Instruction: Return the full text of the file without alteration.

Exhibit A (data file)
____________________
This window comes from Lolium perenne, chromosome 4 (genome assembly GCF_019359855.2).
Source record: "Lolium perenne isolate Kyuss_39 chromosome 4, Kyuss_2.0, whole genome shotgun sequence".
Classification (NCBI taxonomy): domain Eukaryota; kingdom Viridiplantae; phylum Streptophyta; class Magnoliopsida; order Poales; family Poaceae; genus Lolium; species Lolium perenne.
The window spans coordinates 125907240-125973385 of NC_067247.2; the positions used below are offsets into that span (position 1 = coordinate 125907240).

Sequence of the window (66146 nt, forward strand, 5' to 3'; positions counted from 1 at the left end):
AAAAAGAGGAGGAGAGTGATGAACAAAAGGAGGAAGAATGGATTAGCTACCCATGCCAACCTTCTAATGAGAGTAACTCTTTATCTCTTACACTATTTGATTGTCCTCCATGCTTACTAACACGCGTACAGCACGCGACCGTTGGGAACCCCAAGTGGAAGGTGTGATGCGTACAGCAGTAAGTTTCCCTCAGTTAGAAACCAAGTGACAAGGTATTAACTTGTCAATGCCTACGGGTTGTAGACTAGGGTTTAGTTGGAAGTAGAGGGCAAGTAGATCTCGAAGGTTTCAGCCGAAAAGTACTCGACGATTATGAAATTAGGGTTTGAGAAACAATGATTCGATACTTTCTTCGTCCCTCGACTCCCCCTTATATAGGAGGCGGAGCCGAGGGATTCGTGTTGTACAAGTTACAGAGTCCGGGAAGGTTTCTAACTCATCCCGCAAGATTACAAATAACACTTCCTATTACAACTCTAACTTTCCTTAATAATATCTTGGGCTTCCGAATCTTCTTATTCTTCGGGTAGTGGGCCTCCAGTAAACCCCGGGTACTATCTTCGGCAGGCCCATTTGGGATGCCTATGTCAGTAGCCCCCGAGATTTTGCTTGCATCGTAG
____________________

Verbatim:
This window comes from Lolium perenne, chromosome 4 (genome assembly GCF_019359855.2).
Source record: "Lolium perenne isolate Kyuss_39 chromosome 4, Kyuss_2.0, whole genome shotgun sequence".
Classification (NCBI taxonomy): domain Eukaryota; kingdom Viridiplantae; phylum Streptophyta; class Magnoliopsida; order Poales; family Poaceae; genus Lolium; species Lolium perenne.
The window spans coordinates 125907240-125973385 of NC_067247.2; the positions used below are offsets into that span (position 1 = coordinate 125907240).

Sequence of the window (66146 nt, forward strand, 5' to 3'; positions counted from 1 at the left end):
AAAAAGAGGAGGAGAGTGATGAACAAAAGGAGGAAGAATGGATTAGCTACCCATGCCAACCTTCTAATGAGAGTAACTCTTTATCTCTTACACTATTTGATTGTCCTCCATGCTTACTAACACGCGTACAGCACGCGACCGTTGGGAACCCCAAGTGGAAGGTGTGATGCGTACAGCAGTAAGTTTCCCTCAGTTAGAAACCAAGTGACAAGGTATTAACTTGTCAATGCCTACGGGTTGTAGACTAGGGTTTAGTTGGAAGTAGAGGGCAAGTAGATCTCGAAGGTTTCAGCCGAAAAGTACTCGACGATTATGAAATTAGGGTTTGAGAAACAATGATTCGATACTTTCTTCGTCCCTCGACTCCCCCTTATATAGGAGGCGGAGCCGAGGGATTCGTGTTGTACAAGTTACAGAGTCCGGGAAGGTTTCTAACTCATCCCGCAAGATTACAAATAACACTTCCTATTACAACTCTAACTTTCCTTAATAATATCTTGGGCTTCCGAATCTTCTTATTCTTCGGGTAGTGGGCCTCCAGTAAACCCCGGGTACTATCTTCGGCAGGCCCATTTGGGATGCCTATGTCAGTAGCCCCCGAGATTTTGCTTGCATCGTAG